As public health experts worry about the blocking of a vaccination campaign against Covid-19 in the United States, a new investigation suggests that they don’t have to worry about American Jews.
Jews have the lowest levels of “reluctance” to vaccinate of any religious group in the country, according to a report released Tuesday by the Institute for Research on Public Religion, with 85% of them vaccinated or planning to be vaccinated, compared to 71% of all Americans.
The willingness of most Jews to be vaccinated against the deadly virus has remained remarkably consistent since it became widely available in early spring. While all other faith groups polled by PRRI have seen at least a 10% increase in the number of vaccine “acceptors” since March, the share of Jews wanting to be vaccinated has not budged over the past four years. last months.
“This is an indication that there is a cap,” said Natalie Jackson, research director at PRRI. “85% may be the most we can get by asking people to get vaccinated voluntarily. “
The only change among American Jews between March and June, when the survey was conducted, was among the 15% of Jews not interested in the vaccine, with the proportion who say they will refuse to be vaccinated even if they do. it is mandatory increasing from 5% to 7%.
Some Jews, including some in the Orthodox community, fear receiving the vaccine due to unfounded rumors that they are causing infertility.
“Fears about the vaccine and fertility have spread through the Orthodox community like wildfire,” Dr. Bat-Sheva Lerner Maslow told The New York Times in June.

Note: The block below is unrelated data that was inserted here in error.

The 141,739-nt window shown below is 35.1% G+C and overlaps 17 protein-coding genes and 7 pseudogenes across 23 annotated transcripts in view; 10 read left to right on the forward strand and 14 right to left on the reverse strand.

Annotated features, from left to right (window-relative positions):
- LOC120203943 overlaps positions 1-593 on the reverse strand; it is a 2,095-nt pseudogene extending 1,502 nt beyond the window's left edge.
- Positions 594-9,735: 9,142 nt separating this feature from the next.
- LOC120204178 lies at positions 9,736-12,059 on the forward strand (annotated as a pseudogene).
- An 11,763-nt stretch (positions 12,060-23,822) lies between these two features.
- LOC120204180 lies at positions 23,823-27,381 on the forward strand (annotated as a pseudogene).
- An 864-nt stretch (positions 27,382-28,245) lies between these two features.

But many Jewish leaders have been strong advocates of vaccination and have used their real and virtual chairs to encourage their followers to get vaccinated.
RELATED: Rise of Delta Variation Pushes Bay Area Jewish Groups to Change Course
Rabbi Micah Peltz, who wrote an editorial in January, calling the Covid-19 vaccine a “Jewish imperative,” said he was encouraged by the PRRI data.
“That’s what I was hoping for,” said Peltz, who runs Temple Beth Sholom in southern New Jersey.
There was a significant growth in vaccine acceptance among some faith communities between March and June, including Hispanic Catholics – 80% were ready to be vaccinated in June, up from 56% three months earlier – and Protestants black, with 66% open to vaccine. in June, an increase of 49% compared to June.
Jackson said this showed that most people who said they were waiting for more information before getting the vaccine were sincere and that educating religious leaders can make a significant difference.
“If a religious organization sets up an information forum and says, ‘We trust these people to come and tell you the truth about these vaccines,’ that says something,” Jackson said. “It’s a greater source of confidence than seeing an ad on television. “
Peltz said he was vaccinated in January as part of an effort by a local hospital system to provide the vaccines to the clergy in the hopes that it would make other members of the community more comfortable with them. vaccines. He said most of the 800 families at Beth Sholom Temple were anxious to get vaccinated, and the synagogue planned to require proof of vaccination to attend high holiday services in September, both for safety reasons and as a declaration of values.
“It sends a very important message,” Peltz said. “If we think of vaccination as a mitzvah, which I am doing, then we should be clear about it. “
The White House fell right next to it a goal of vaccinating at least 70% of American adults by July 4, which epidemiologists say would help create herd immunity and stop the spread of Covid-19. The disease had ebbed but increased in recent weeks, especially in areas of the country where vaccination rates are lower, largely due to the emergence of the highly infectious delta variant.
The PRRI study, which was published Tuesday, interviewed 5,851 people, including 142 Jews. The margin of error was plus or minus 1.65 percentage points for the entire survey. Jackson said the PRRI did not take into account variables beyond religion, such as political affiliation or level of education, which could explain the high vaccination rate among Jews.